When the pollen starts to litter a light yellow coat across everything you own, when your local grocer starts moving the Cadbury eggs to the front of the store, and when white pants are no longer a fashion faux pas – it can only mean one thing. It’s Masters season.
The general public calls this time of year Spring but in my family, the second the temperature reaches 60 degrees or we get to March 30th (whichever comes first, in Georgia you never know…), it officially marks the beginning of the Masters season. We glue ourselves to the GOLF Channel every weekend so we can stay up-to-date on who will be key players in Augusta. We argue over who gets to go on which tournament day and then begin to routinely check the weather for weeks in preparation. We’ve developed a bit of a routine over the years.
Routines are good for me; for people with anxiety routines help keep things in balance. I like to know the plan in advance. I like to make itineraries for pretty much every event we ever go to. If you’ve ever been on a trip with me or been to a party I’ve thrown, you probably know that I get a little unhinged when the timing gets thrown off. I have a hard time just going with the flow. It stems back to the deep-seeded desire for perfection and need to please people, constantly. But routines, like the one we follow around Masters season, I like.
It’s probably (one of the many reasons) why this time of year and that place is so special to me. I’ve grown accustomed to this being my special routine, where everything is the same. It’s a tradition. Nothing changes, at least not majorly. (Last year, they redid the entrance for the new media cabin and I could feel myself having heart palpitations as we walked in.) This time-honored tradition that Augusta National has to keep things the same makes me feel safe.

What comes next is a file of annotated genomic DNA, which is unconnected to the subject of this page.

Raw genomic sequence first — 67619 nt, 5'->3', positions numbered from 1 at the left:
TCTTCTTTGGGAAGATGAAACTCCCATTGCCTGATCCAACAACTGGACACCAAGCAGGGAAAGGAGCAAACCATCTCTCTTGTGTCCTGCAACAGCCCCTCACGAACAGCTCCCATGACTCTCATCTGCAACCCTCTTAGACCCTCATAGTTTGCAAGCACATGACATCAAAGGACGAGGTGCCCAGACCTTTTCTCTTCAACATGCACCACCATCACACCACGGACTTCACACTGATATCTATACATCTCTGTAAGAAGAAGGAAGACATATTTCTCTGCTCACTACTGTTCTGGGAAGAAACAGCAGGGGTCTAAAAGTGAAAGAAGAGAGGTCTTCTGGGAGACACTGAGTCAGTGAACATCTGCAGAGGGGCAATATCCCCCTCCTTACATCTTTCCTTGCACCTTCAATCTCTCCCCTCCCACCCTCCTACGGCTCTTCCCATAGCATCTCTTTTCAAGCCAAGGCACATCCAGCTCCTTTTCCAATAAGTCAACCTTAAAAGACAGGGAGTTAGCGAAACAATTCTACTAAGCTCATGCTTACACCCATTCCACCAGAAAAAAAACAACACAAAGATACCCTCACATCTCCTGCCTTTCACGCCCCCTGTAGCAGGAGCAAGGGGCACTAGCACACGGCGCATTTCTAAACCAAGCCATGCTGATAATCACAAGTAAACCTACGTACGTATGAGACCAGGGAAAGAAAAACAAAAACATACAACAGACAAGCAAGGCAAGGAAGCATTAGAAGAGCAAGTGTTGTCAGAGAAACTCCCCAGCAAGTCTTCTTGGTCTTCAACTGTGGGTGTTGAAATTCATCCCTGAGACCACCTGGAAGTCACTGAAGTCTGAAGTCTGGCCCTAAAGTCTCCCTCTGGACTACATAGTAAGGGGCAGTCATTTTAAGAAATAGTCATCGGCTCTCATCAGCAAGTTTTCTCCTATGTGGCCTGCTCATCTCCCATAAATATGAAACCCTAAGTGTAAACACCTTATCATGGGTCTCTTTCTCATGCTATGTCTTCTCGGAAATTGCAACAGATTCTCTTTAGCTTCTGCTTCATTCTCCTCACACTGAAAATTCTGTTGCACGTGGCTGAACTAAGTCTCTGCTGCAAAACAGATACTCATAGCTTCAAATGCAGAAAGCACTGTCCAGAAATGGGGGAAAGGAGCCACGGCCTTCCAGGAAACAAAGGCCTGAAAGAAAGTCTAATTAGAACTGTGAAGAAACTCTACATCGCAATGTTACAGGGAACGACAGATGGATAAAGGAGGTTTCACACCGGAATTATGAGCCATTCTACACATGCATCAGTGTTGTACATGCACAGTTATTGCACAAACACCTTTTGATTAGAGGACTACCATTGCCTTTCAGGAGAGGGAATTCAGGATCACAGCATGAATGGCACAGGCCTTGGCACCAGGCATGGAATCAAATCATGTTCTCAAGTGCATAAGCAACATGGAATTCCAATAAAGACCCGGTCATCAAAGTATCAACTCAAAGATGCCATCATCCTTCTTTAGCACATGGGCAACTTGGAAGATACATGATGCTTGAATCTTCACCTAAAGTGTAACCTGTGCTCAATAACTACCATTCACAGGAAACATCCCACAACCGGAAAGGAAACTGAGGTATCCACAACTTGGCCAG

But the past couple of years, including this one, things haven’t been the same. I wrote last year about it was the first time that my grandmother wouldn’t be attending because of her Alzheimer’s. I really struggled with that – partly because I have a hard time thinking about her forgetting the wonderful memories that we have in Augusta, but also because her not being there is not part of the routine.
My battle with anxiety – and all that comes with it including binge eating, sleep paralysis, etc. – is not an easy fight. There are constant ups & downs, there are constant road blocks. In fact, just last week I got a letter from my therapist saying she wasn’t going to be coming back to practice after her maternity leave. At first, I laughed at because that would happen to me. Then I got sad, because I actually liked my therapist and I was being selfish to want her to come back and not have a family and a life on my behalf. But then I got scared, I would have to start all over with a new therapist. I would have to tell someone new all of my secrets, my fears, my doubts, and rip open those wounds all over again. I’m not exactly looking forward to that. That’s not part of the routine.
I love Augusta because of it’s traditions, because I grew up going to this sacred place every spring and it has become a safe haven for me. Sometimes it feels like Bobby Jones built pieces of this place just for me. As I head into Augusta this week, one of his quotes really sticks out to me:
“Golf is mainly played on a five inch course – the space between your ears.”
This Masters season, my focus is a little different. Instead of harping on the traditions and the routine, I’m going to continue focus my efforts on improving the five-inch fairway between my ears. I’m going to focus on trying to worry less about what other people think, worry less about pleasing other people so much, and worry less about perfection. I’m going to realize my worth, I’m going to put myself first, and allow myself to make mistakes.
It’s not an overnight process (and it’s not going to be easy without a therapist) but I have a support system unlike any other.